Rather than being obsessed with the issue of the amputation of limbs, we need to nurture a discourse on how to come up with an economic agenda that is just, observes Ahmad Farouk Musa.
Perhaps the most interesting event that has happened in the Muslim world recently is the rise and fall of Hizbun Nahdah or The Renaissance Party of Tunisia.
To many Islamists around the world today, Ennahda is a model of a moderate Islamic movement that embraces democracy. Its leader Rached Ghannouchi – who lived in exile in London during the time of Ben Ali, came back after the Arab Spring and led the party in the general election that finally won 40 per cent of the seats in October 2011 – is considered to be a true Muslim democrat.
The book written on Rachid Ghannouchi by Dr Azzzam Tamimi, Rachid Ghannouchi: A Democrat Within Islamism, has been read by thousands of aspiring Muslim democrats around the world. And Ghannouchi has been forthright about his stand on secularism, a very contentious terminology among the Islamists.
During his speech at the Centre for Study of Islam and Democracy on 2 March 2012, Ghannouchi said:
Perhaps the most important idea in the ensemble of these procedures is the idea of the state’s neutrality i.e. towards religion and its abstention from interfering with people’s conscience. Whereas, the state’s scope or jurisdiction is limited to the ‘public domain’, religion’s scope extends to the ‘private’.
He also said:
The primary orbit for religion is not the state’s apparatuses, but rather personal convictions. The state’s duty, however, is to provide services to the people before anything else, to create job opportunities, and to provide good health and education, not to control people’s hearts and minds.
But despite the progressive outlook, what then led to the downfall of Ennahda in Tunisia?
The official results of Tunisia’s parliamentary elections last Thursday revealed that the secular leftist Nidaa Tounes has defeated the Islamist Ennahda with 85 to Nidaa and 69 to en-Nahdah of the 217 seats in the parliament.
The anatomy of a revolution
To answer this question, perhaps it is worth looking back at the Arab Spring. Of course, it all started in the Tunisian town of Sidi Bouazid on 17 December 2010, when Mohammad Bouazizi set himself alight.
The weeks that followed would bring a dramatic change to Middle East and North African politics and the Muslim world at large. Egyptians followed the Tunisians lead, beginning on 25 January 2011 with massive mobilisation in Midan at-Tahrir or Tahrir Square that resulted in the fall of Hosni Mubarak on 11 February.
Despite the rejoicing over the uprising by many Islamic workers all over the world, whose mantra has always been “al-Islam huwa al-hal” or “Islam is the solution to all problems”, the real spark for the Tunisian Revolution was in fact very demonstrative of two main factors: economic deprivation and political repression in the region. Similar incidents all over the region, including Egypt, were driven by similar economic ‘woes’. And the Arab Institute for Human Rights and the Arab NGO Network for Development further demonstrate this duality of motivation in a report. [Arab Institute for Human Rights and Arab NGO Network for Development (ANND), ‘ Human Rights under the Democratic Changes and Equitable Development: Lessons of the Popular Tunisian Revolution and the Responsibilities of the Arab Civil Society’ (Arab Institute for Human Rights and ANND).]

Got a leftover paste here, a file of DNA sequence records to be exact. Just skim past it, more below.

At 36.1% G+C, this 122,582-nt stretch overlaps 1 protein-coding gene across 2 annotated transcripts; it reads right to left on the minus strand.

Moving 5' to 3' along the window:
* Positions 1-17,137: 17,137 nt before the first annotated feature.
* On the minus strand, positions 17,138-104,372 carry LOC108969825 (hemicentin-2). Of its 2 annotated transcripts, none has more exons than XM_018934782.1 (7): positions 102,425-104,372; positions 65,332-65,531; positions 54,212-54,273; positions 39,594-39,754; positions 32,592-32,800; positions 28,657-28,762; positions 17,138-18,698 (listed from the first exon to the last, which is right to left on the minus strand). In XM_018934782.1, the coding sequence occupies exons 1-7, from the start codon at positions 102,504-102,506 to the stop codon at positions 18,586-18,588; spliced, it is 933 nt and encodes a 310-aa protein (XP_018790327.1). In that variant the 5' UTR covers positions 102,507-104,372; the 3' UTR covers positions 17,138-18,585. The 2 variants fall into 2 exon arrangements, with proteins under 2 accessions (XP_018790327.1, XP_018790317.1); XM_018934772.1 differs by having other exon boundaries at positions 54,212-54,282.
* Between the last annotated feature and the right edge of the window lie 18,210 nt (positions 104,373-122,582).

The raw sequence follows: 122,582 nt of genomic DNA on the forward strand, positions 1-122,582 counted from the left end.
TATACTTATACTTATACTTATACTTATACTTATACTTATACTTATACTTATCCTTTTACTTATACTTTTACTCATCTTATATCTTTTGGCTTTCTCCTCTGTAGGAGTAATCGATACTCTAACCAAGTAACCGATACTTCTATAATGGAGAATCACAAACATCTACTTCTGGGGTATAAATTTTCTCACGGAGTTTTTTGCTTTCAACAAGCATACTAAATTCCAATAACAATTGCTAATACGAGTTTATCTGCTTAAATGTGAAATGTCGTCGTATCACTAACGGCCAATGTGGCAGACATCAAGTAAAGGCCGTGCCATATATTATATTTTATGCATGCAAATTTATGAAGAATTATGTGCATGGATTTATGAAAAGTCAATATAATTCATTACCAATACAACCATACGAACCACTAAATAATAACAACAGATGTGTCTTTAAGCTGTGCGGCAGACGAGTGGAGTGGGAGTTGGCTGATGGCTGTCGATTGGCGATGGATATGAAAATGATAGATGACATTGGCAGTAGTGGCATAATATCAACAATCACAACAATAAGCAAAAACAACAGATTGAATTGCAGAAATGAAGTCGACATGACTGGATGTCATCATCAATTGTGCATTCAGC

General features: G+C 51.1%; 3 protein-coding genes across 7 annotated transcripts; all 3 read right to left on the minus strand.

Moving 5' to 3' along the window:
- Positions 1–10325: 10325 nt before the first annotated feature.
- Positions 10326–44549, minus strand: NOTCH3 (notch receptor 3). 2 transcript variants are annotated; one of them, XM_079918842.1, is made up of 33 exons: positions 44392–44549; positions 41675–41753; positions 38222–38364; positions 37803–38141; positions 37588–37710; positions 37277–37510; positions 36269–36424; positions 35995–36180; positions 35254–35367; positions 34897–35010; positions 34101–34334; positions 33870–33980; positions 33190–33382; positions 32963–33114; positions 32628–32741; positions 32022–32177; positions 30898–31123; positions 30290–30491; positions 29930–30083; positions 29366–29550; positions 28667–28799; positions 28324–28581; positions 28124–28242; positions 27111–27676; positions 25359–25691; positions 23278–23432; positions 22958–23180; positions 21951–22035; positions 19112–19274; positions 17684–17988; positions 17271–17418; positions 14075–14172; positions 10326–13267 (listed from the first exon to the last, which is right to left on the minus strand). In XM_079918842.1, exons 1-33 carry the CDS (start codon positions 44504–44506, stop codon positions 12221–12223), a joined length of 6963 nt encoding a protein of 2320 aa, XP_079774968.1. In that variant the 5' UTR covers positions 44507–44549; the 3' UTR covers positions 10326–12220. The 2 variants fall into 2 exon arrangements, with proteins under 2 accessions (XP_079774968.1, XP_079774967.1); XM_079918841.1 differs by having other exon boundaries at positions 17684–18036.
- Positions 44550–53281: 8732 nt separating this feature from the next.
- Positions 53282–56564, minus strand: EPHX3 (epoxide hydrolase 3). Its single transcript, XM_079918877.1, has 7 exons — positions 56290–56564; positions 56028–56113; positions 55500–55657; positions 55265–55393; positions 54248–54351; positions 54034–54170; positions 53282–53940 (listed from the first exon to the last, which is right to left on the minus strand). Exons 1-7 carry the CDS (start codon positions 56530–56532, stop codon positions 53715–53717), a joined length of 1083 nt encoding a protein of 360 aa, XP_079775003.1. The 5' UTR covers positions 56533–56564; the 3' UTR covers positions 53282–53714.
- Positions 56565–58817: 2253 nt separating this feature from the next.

The report noted that the desire to build a socio-economic system based on “dignity, liberty and equality … was the main demand of the demonstrators in the entire region and what led them to this profound change”.
Hence it was a wrong reading of the entire Arab Spring episode to understand it as simply an Islamic reawakening or the aspiration to be more Islamic. And it is wrong as well for us over here – Islamists from the Islamic party Pas in particular – to take this as a cue to promote the Islamist agenda.
We have witnessed how the personal affairs of the people – like observing hijab for women, or performing Jumaat prayer in congregation for men – have become state matters. The government behaves as if it monopolises the truth, and has the right to serve as the enforcer of religion.
For the initial rise of Hizbun Nahdah in Tunisia and al-Ikhwan al-Muslimun in Egypt via democratic means has illustrated the fact that democracy and Islam are indeed compatible. These two movements though known initially to promote the Islamism agenda have changed their stand in the wake of the Arab Spring and started to call for a civil state instead of an Islamic State.
They were more concerned about rights instead of duties, historicity rather than fixed scriptures, and the future instead of the past. To many sociologists, this new phenomenon is termed “post-Islamism”. Whereas Islamism is defined by the fusion of religion and responsibility; post-Islamism emphasises religiosity and rights. And while the association of Islamism has always been with exclusivity and authoritarianism, post-Islamism is more concerned with inclusivity and democracy.
Now when the people put their hope in Ennahda and al-Ikhwan during the Arab Spring, it was basically a hope that these parties would bring a new approach to politics that included a focus on economic development and fighting corruption. For it was apparent that the uprising against Ben Ali of Tunisia or Hosni Mubarak of Egypt had been neither religious nor secular. Instead, as we have seen, the call was for an end to corruption, cronyism and political repression and, mainly, for an improvement in economic conditions.
Ennahda of Tunisia was given a chance to rectify these problems, particularly the persistent unemployment that deprived so many young Tunisians of hope and dignity. But in the minds of many voters, once in government, the party leaders failed to deliver. Unemployment remains high and the security climate has grown more precarious amid the regional turmoil.